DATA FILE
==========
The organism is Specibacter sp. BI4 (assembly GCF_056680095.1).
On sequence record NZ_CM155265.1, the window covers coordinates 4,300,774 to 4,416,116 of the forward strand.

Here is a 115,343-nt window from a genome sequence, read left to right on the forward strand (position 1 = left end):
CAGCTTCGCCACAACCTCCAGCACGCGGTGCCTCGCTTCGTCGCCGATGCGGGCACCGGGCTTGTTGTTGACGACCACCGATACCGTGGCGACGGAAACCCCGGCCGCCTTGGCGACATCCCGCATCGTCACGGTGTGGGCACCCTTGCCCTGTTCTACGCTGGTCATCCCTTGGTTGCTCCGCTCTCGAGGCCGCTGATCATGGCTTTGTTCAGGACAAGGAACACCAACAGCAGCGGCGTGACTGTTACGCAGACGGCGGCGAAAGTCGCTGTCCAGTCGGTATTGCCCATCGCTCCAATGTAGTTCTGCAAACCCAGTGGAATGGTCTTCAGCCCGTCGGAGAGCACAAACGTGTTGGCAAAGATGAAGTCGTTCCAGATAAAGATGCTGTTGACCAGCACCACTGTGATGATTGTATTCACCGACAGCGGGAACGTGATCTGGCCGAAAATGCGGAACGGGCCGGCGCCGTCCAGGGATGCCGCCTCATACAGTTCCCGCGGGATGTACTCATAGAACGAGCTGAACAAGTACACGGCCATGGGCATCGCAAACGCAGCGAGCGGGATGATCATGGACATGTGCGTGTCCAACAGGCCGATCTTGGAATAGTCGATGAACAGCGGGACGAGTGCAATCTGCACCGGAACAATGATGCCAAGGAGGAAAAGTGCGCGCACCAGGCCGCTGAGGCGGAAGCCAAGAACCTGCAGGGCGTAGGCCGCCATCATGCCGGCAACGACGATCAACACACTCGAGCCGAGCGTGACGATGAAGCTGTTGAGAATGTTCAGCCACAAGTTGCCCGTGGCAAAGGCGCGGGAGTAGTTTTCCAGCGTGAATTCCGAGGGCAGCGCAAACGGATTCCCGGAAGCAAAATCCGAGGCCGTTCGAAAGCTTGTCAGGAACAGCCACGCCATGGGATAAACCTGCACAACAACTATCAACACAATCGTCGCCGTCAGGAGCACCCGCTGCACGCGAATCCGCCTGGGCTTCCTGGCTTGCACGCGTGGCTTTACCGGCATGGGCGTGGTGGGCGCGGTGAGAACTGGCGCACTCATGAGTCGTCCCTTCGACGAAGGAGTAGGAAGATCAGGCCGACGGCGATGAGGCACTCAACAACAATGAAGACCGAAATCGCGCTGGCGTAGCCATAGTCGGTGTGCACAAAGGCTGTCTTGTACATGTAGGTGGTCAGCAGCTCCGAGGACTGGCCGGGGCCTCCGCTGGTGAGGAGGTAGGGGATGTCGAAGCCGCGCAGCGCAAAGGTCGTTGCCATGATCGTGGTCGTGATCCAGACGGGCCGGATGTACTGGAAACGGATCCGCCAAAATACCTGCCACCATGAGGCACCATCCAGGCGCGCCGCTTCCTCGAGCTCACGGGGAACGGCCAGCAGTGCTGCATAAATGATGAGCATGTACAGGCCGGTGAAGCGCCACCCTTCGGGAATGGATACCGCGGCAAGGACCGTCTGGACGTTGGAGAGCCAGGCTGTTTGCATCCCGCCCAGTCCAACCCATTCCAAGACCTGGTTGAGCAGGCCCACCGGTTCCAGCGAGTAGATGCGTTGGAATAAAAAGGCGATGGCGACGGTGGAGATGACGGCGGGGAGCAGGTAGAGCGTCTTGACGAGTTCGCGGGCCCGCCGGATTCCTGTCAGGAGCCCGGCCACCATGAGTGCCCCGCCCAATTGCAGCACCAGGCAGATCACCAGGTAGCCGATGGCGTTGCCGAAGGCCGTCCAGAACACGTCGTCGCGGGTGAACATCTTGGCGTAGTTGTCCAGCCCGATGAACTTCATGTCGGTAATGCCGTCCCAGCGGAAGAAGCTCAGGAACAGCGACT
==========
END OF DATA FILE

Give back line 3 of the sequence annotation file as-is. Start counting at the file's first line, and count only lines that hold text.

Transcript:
Here is a 115,343-nt window from a genome sequence, read left to right on the forward strand (position 1 = left end):